Khalid v. Sessions

by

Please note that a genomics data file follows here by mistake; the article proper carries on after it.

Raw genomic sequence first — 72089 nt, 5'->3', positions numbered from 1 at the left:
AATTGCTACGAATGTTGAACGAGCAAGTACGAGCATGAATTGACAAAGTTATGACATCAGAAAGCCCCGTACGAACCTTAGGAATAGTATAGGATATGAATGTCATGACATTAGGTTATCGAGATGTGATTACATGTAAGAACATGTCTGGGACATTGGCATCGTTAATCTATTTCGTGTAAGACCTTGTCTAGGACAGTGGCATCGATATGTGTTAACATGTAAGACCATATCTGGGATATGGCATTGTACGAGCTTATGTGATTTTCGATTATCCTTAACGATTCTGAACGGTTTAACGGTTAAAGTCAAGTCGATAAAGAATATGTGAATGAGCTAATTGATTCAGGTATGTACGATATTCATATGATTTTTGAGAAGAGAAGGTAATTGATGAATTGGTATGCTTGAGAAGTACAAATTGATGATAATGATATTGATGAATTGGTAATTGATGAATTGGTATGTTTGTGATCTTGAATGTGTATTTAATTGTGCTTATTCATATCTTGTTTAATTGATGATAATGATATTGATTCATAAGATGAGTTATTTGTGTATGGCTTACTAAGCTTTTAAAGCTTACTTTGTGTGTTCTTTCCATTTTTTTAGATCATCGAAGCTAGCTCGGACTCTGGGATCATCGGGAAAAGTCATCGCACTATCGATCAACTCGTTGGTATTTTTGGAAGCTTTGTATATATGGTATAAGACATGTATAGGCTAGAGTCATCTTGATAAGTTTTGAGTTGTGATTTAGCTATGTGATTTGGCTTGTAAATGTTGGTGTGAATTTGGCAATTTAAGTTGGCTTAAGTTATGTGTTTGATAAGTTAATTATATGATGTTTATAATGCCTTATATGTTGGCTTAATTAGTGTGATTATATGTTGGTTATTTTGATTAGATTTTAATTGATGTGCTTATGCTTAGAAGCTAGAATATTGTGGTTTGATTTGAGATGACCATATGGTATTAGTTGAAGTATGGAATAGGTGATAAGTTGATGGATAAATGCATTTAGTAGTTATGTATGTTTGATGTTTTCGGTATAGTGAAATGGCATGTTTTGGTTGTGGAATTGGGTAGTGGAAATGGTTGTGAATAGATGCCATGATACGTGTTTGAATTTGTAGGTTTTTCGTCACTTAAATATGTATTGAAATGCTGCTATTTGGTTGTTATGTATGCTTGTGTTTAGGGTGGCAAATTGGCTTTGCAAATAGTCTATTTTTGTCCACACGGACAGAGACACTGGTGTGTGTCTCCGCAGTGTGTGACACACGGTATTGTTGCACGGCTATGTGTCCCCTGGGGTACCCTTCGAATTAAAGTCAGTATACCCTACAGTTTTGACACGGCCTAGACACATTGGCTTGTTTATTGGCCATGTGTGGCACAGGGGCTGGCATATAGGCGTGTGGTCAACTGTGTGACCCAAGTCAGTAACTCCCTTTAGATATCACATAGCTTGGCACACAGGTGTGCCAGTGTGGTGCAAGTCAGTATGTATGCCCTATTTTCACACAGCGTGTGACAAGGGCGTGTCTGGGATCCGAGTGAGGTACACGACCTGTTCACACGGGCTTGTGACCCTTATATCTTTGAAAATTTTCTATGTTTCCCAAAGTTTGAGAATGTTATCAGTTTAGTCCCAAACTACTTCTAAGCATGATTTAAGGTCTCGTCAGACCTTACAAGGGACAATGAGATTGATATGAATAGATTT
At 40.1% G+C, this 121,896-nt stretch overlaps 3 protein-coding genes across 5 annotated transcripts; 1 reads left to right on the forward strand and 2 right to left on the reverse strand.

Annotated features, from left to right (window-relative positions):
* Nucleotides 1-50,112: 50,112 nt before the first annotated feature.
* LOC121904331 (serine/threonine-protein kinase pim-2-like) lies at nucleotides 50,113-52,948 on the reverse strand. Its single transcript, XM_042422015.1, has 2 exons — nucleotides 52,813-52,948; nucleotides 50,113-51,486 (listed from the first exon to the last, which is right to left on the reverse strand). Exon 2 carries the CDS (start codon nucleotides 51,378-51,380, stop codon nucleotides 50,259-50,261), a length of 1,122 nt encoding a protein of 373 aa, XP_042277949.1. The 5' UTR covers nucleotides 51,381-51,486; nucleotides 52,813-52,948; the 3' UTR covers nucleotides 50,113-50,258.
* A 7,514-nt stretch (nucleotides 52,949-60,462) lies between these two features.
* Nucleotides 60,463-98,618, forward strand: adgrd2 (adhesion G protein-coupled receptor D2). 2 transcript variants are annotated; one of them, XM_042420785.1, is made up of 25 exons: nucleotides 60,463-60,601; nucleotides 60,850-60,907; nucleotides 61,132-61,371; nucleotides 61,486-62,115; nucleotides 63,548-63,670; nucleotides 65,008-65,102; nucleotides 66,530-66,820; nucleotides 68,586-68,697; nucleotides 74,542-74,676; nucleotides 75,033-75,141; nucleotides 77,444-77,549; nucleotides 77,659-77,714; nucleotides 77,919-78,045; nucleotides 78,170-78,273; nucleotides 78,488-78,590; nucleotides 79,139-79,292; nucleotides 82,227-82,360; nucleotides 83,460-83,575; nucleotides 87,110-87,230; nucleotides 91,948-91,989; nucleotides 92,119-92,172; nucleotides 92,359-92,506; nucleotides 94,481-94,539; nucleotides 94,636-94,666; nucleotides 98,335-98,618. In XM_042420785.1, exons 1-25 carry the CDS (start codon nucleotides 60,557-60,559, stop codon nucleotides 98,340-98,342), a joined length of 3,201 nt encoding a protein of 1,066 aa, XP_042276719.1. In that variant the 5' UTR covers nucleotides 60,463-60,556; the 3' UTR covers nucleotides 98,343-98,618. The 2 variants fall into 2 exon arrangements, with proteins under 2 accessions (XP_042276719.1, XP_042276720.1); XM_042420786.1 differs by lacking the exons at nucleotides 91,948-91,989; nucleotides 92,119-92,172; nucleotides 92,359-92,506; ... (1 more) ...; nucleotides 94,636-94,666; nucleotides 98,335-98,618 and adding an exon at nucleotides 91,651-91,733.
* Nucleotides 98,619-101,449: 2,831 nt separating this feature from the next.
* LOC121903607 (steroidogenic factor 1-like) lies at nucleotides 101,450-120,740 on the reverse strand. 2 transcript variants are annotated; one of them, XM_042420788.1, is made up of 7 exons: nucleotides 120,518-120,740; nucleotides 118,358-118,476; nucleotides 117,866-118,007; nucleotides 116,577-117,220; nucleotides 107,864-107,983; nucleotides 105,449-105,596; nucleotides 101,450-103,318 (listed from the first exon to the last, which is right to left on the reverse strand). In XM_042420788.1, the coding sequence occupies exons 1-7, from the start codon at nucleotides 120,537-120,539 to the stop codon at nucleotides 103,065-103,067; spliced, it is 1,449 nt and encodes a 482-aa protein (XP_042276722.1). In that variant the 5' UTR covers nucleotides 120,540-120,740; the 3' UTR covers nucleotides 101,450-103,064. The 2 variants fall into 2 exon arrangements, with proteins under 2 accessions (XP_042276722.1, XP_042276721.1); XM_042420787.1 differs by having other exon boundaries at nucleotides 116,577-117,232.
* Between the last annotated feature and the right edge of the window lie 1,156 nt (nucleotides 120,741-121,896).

The Second Circuit granted a petition for review of the BIA's decision affirming the IJ's order of removal because petitioner had derivative citizenship from his citizen father. The court held that the temporary physical separation caused by petitioner's time in federal pretrial juvenile detention did not strip petitioner's father of his "physical custody" of petitioner as that term is used in 8 U.S.C. 1431(a), and therefore petitioner is a U.S. citizen. The court explained that the statutory context and history of the derivative citizenship statute indicate that the "physical custody" requirement ensures that the legal permanent resident child, such as petitioner, has a strong connection to the naturalizing parent and to the United States at the time the child becomes eligible for derivative citizenship. Furthermore, the applicable canons of statutory interpretation also favored construing the term "physical custody" so that such custody does not terminate upon a brief, temporary separation from a parent; and the distinctive nature of federal pretrial juvenile detention—which encourages continued family involvement with the child during such detention—further supports the conclusion that petitioner's father retained "physical custody" over him. View "Khalid v. Sessions" on Justia Law